There has been a method to everything India have done on the field: cautious start, sustained acceleration and blitz in the final overs while batting. Choking the opposition in the power play with frugal spells - the Indian bowlers’ economy rate of 4.19 in the first 10 overs in Champions Trophy 2017 is the lowest among all the teams - and then delivering the knock out blow in the middle overs while bowling.
The only concern they have is the lack of batting time for the middle and lower order. This is where the experience of Yuvraj Singh and Mahendra Singh Dhoni might help.
India wouldn't be looking to tinker much with their starting line-up but with Ravichandran Ashwin suffering an injury scare during a fielding drill on Saturday, India might bring back Umesh Yadav who has five wickets from three games against Pakistan in ODIs.
In ODI tournament finals between these two sides, Pakistan have had the upper hand over India with seven wins from 10. But the past matters very little for Pakistan especially with a very inexperienced side. There will be dry throats, dampened palms and blood pressure touching thermo-nuclear levels when Pakistan take the field against India at The Oval. Suddenly out of nowhere there is hope. India have been the menacing fire-breathing dragon that has blown away oppositions at will and to beat them, Sarfraz’s team have to be good because when they are, they are 'very good' and that's when even divine intervention can't stop the irresistible force that is Pakistan.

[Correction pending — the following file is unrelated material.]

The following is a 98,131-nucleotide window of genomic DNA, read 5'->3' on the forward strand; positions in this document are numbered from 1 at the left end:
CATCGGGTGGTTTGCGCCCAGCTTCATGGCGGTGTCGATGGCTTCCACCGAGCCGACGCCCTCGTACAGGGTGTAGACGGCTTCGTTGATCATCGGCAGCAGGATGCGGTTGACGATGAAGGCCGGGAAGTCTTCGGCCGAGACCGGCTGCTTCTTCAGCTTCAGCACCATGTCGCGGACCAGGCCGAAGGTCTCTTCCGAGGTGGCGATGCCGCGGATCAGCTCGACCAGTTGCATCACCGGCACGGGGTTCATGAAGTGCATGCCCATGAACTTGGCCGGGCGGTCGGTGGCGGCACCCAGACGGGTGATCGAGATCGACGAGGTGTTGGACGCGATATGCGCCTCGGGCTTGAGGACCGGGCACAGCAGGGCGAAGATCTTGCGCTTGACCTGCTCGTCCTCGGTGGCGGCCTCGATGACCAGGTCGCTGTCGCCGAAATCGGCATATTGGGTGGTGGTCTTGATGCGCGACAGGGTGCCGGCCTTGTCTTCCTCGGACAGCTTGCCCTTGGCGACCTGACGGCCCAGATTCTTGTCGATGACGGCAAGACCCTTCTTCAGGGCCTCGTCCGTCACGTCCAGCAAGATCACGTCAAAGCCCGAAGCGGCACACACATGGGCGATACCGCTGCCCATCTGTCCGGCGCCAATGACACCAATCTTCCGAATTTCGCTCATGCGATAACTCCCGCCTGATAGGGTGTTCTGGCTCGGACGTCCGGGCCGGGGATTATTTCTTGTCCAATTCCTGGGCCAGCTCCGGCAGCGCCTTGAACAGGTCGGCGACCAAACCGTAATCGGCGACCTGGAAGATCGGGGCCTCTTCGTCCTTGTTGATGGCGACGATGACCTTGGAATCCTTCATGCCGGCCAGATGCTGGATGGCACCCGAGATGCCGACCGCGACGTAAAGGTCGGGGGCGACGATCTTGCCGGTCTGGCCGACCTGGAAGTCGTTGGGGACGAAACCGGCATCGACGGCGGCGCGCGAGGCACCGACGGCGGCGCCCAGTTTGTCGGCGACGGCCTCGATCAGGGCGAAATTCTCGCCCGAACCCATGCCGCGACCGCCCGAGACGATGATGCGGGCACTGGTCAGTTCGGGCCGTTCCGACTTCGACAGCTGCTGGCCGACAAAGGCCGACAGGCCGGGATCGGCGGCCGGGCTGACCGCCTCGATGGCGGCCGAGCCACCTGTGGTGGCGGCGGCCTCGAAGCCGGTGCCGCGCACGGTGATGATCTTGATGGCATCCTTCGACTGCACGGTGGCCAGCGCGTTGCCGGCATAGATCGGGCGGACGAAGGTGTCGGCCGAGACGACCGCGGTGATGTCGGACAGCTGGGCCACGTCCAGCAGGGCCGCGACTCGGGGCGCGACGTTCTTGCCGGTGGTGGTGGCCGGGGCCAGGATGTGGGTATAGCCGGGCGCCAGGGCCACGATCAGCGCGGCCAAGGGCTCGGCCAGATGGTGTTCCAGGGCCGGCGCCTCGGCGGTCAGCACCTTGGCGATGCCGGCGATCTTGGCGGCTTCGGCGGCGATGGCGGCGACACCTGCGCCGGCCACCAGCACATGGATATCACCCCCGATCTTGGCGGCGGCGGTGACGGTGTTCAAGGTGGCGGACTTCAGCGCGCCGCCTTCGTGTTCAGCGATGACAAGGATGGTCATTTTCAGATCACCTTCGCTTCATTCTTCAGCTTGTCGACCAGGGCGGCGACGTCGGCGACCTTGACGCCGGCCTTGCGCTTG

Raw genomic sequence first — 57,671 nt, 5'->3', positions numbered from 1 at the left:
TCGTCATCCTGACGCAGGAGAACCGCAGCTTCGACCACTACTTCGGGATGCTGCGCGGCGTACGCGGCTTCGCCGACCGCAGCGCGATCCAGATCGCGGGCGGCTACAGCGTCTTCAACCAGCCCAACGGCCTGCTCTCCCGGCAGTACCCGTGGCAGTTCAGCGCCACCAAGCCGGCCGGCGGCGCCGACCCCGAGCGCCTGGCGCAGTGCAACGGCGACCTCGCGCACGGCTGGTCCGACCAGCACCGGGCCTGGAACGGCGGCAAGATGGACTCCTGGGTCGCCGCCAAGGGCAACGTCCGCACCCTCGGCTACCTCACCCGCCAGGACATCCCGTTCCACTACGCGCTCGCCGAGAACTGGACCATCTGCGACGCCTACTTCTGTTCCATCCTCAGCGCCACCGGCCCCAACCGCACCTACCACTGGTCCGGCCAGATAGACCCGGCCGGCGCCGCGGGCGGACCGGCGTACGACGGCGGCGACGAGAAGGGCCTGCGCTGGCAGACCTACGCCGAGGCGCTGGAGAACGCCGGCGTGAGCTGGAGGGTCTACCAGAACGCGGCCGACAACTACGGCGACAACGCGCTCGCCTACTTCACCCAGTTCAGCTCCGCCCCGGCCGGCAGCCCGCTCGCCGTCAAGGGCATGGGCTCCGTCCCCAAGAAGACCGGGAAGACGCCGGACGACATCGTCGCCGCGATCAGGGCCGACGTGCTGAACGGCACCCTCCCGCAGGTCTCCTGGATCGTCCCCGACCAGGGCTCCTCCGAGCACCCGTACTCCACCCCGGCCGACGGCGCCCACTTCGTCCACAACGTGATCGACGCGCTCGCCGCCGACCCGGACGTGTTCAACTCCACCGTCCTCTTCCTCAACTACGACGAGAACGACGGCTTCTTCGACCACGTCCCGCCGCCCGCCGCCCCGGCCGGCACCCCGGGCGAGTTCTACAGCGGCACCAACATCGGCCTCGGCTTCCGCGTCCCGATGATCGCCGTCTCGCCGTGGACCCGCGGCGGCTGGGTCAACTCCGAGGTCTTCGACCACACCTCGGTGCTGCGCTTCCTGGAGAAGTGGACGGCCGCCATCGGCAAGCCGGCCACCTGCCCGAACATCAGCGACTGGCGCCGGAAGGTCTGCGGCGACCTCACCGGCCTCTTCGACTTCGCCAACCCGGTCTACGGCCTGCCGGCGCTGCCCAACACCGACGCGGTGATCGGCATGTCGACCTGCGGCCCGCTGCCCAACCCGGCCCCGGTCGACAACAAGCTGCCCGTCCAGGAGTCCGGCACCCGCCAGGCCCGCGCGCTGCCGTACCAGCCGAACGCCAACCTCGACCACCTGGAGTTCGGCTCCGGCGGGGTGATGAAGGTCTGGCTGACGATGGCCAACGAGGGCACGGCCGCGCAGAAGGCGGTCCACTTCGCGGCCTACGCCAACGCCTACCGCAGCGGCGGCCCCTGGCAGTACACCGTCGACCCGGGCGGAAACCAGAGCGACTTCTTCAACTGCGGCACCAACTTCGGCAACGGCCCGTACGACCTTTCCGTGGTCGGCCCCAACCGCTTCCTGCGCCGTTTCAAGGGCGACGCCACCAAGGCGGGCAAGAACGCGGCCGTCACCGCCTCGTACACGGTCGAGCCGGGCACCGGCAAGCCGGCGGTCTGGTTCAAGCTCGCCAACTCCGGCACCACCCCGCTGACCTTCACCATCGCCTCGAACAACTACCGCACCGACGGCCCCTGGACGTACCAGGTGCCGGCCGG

Dhawan has scored 102 runs in the first 10 overs in Champions Trophy 2017 which is the joint most by any batsman along with Zaman.
Kohli's strike rate of 192.32 in Champions Trophy 2017 is the highest for any batsman in the 'death' overs (41-50), who has faced at least 25 balls in the tournament.
No other Pakistani bowler from their current squad has dismissed Kohli even once in ODIs other than Junaid Khan. Junaid has dismissed Kohli three times in ODIs while conceding two runs from 22 balls against him.
India have defeated Pakistan 12 times in ICC events which is the joint most times a team has beaten an opposition in such events.
Hasan Ali's dot ball percentage of 59.33 in the middle-overs in Champions Trophy 2017 is the best among all the bowlers who have at least bowled 60 balls in the middle overs in this tournament.
With stat inputs from Umang Pabari
Highlights, West Indies vs Pakistan, 2nd T20I in Guyana, Full Cricket Score: Visitors win by seven wickets
Follow the full scorecard and live ball-by-ball commentary on the second Twenty20 International between West Indies and Pakistan on our live blog here
India vs England: Virat Kohli stresses on 'relentless madness' and 'pursuit of excellence' to win Test series
The Indian captain said that personally, winning in England is nothing more than winning anywhere else and it is all about the team culture of going for a win. The first Test begins on 4 August.
Here are five points that could influence the outcome of what promises to be a fascinating Test series between England and India.